There are those within the poetry world that do not consider much of the work of conceptual poets to even be poetry. The claim by Marjorie Perloff from her introduction to the Unoriginal Genius that “one does not need to ‘read’ the [conceptual poem] as much as think about the idea of the work” is disputed by some. In his analysis of Christian Bök’s Eunoia Vowel Movements: Pointless Toil and Empty Productivity Carmine Starnino makes the argument that a “constraint should never be appreciated as an object of artistry in its own right”. He makes the assertion that when it comes to good poetry we “celebrate [it] for the satisfying way the poets have exploited those constraints to convey meaning”. The statement really begs the question as to whether poetry needs to convey meaning through text that is used to create it, or whether the process, constraints, and resourcefulness of the final product have the ability to convey meaning in a poetic manner in their own right.

As society, the people within it, and the issues that are found to be important to it change, so will the structure and content of the poetry that is created. This will also mean that over time society will continue to modify the definition of what is considered poetry. Poets will continue to struggle with the concept of institutional validation. While those who break away from the traditional norms seem to be foregoing this personal validation, they are in fact just finding it in another social group. The outcome of the debate over whether the literary works of conceptualism and the avant-garde actually qualifies as poetry is largely irrelevant. The important aspect of this argument is the contribution it makes to creating a debate about the definition of poetry. The criticism brought forth by conceptual poetry has been able to create a dialogue where both sides can voice their opinions about the definition of poetry and the seemingly arbitrary nature of the constraints placed on literature. Even Starnino admits that when looking at the arduous process of creating many conceptual works we sometimes “need to witness such self-punishing acts of technical adroitness to shake up our cherished idea of poetry”.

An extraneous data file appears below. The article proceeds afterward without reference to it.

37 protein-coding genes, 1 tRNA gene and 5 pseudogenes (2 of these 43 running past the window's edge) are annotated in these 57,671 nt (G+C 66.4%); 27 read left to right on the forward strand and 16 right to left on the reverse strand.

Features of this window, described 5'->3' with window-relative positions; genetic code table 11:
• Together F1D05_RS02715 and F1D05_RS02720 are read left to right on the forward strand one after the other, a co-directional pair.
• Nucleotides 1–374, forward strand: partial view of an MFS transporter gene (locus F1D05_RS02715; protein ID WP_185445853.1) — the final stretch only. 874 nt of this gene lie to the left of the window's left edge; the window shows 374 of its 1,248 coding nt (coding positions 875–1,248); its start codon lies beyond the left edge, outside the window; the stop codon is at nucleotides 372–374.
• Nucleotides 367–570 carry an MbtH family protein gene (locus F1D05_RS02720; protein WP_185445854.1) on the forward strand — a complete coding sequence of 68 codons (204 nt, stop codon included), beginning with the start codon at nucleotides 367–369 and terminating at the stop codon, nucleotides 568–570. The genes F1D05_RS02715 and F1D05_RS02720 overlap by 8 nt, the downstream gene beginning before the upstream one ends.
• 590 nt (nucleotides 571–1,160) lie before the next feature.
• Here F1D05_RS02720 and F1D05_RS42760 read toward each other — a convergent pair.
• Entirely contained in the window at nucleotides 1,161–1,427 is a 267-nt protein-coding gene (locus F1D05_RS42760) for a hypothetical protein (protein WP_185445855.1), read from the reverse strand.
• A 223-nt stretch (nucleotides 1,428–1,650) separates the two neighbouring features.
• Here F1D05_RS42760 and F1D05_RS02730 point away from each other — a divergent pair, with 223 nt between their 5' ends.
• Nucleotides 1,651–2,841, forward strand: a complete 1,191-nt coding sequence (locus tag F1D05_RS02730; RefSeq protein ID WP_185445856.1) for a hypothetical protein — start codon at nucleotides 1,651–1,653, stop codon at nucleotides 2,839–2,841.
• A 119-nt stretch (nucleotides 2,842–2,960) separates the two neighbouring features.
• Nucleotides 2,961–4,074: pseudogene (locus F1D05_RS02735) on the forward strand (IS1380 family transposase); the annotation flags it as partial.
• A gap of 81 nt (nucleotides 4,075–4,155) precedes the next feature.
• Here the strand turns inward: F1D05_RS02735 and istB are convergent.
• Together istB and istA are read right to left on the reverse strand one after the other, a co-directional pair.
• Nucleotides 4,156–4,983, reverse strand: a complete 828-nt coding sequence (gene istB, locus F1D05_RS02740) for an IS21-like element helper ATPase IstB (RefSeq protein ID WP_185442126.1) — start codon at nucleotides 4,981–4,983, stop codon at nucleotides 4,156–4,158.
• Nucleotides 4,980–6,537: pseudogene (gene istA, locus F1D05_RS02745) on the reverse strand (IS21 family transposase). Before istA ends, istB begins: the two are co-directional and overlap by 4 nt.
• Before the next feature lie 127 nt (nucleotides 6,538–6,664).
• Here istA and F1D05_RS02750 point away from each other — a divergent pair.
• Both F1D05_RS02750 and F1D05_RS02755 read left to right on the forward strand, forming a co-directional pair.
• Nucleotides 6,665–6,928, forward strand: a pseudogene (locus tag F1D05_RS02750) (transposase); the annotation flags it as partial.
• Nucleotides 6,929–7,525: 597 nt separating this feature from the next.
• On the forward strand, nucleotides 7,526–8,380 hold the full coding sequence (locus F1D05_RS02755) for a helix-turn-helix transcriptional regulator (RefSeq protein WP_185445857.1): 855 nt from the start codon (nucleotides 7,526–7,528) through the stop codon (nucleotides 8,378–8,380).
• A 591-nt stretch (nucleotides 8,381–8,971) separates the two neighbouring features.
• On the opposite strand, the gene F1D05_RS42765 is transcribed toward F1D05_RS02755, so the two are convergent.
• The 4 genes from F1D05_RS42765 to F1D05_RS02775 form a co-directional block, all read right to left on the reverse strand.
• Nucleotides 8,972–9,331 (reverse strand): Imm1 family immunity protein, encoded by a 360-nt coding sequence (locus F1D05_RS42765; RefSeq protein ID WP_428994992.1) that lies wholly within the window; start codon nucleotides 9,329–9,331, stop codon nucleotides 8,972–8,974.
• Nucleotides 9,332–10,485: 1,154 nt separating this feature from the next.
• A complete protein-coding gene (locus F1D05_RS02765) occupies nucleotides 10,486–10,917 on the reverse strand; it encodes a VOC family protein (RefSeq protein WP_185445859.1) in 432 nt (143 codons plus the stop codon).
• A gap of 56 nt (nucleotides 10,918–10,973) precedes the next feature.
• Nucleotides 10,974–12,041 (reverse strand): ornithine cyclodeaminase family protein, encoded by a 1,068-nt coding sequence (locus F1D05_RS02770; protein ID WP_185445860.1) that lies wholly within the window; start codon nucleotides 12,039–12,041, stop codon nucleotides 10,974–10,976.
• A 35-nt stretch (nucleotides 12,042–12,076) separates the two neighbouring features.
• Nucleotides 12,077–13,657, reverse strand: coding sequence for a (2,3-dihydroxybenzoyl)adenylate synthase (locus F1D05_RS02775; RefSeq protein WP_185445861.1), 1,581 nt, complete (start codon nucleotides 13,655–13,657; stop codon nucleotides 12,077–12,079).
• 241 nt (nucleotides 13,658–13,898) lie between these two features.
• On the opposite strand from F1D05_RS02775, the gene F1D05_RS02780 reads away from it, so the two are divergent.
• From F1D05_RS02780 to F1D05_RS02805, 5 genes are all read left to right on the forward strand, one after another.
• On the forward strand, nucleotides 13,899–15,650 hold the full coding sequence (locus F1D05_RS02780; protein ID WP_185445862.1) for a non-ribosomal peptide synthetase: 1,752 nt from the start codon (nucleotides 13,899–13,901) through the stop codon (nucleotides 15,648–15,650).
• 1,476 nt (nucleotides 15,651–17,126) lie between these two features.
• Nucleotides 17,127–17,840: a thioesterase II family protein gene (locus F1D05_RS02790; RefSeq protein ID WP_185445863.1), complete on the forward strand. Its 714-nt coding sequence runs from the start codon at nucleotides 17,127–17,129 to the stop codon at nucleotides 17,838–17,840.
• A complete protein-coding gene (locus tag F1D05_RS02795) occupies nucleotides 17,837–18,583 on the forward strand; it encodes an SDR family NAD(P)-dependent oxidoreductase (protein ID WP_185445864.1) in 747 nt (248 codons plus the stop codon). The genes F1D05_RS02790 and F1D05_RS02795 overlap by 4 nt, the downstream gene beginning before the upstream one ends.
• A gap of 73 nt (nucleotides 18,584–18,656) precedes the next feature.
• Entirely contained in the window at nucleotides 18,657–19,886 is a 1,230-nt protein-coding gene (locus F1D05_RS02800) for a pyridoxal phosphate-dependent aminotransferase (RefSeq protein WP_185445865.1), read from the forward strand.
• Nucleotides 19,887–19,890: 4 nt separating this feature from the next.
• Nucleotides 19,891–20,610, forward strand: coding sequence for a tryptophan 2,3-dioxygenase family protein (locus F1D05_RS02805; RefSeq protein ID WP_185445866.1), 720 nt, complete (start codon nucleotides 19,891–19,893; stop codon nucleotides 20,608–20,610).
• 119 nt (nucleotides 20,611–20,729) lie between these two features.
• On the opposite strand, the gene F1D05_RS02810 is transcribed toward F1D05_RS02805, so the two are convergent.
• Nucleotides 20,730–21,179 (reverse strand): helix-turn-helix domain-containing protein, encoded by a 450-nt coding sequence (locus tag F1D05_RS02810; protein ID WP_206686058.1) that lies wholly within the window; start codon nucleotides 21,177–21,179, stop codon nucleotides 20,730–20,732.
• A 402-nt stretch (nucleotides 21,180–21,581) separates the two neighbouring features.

Works Cited

“A Brief Guide to Conceptual Poetry.” Poets.org. Academy of American Poets, 1 Jan. 2014. Web. 12 Apr. 2015. <http://www.poets.org/poetsorg/text/brief-guide-conceptual-poetry>.

Akil II Ph.D., Bakari. “The Theory of Social Validation.” Psychology Today. 13 Sept. 2009. Web. 13 Apr. 2015. <https://www.psychologytoday.com/blog/communication-central/200909/the-theory-social-validation>.

“avant-garde.” Dictionary.com Unabridged. Random House, Inc. 12 Apr. 2015. <Dictionary.com http://dictionary.reference.com/browse/avant-garde>.

Bürger, Peter. Theory of the Avant-Garde. Trans. Michael Shaw. Minneapolis: U of Minnesota, 1984. Print.

“Definition of Poetry in English.” Poetry – Definition of Poetry in English. Oxford Dictionaries. Web. 13 Apr. 2015. <http://www.oxforddictionaries.com/definition/english/poetry>.

Halliwell, Stephen. Aristotle’s Poetics. Chicago: U of Chicago, 1998. Print.

Love, Tim. “The Avant-garde and Language Poetry.” Litrefs Articles. 12 June 2008. Web. 12 Apr. 2015. <http://litrefsarticles.blogspot.ca/2008/06/avant-garde-and-language-poetry.html>.

McDougall, P., Hymel, S., Vaillancourt, T., & Mercer, L. (2001). The consequences of childhood rejection. In M. R. Leary (Ed.), Interpersonal rejection. (pp. 213-247). New York, NY: Oxford University Press.

Perloff, Marjorie. “Avant-Garde Community and the Individual Talent.” Marjorie Perloff. Web. 12 Apr. 2015. <http://marjorieperloff.com/stein-duchamp-picasso/avant-garde-community-and-the-individual-talent/>.

“Shijing”. Encyclopædia Britannica. Encyclopædia Britannica Online. Encyclopædia Britannica Inc., 2015. Web. 13 Apr. 2015 <http://www.britannica.com/EBchecked/topic/540395/Shijing>.

Starnino, Carmine. “Vowel Movements: Pointless Toil And Empty Productivity.” Books In Canada 31.4 (2002): 29. International Bibliography of Theatre & Dance with Full Text. Web. 12 Apr. 2015.

“What Is Poetry.” Poetry.org. Web. 13 Apr. 2015. <http://www.poetry.org/whatis.htm>.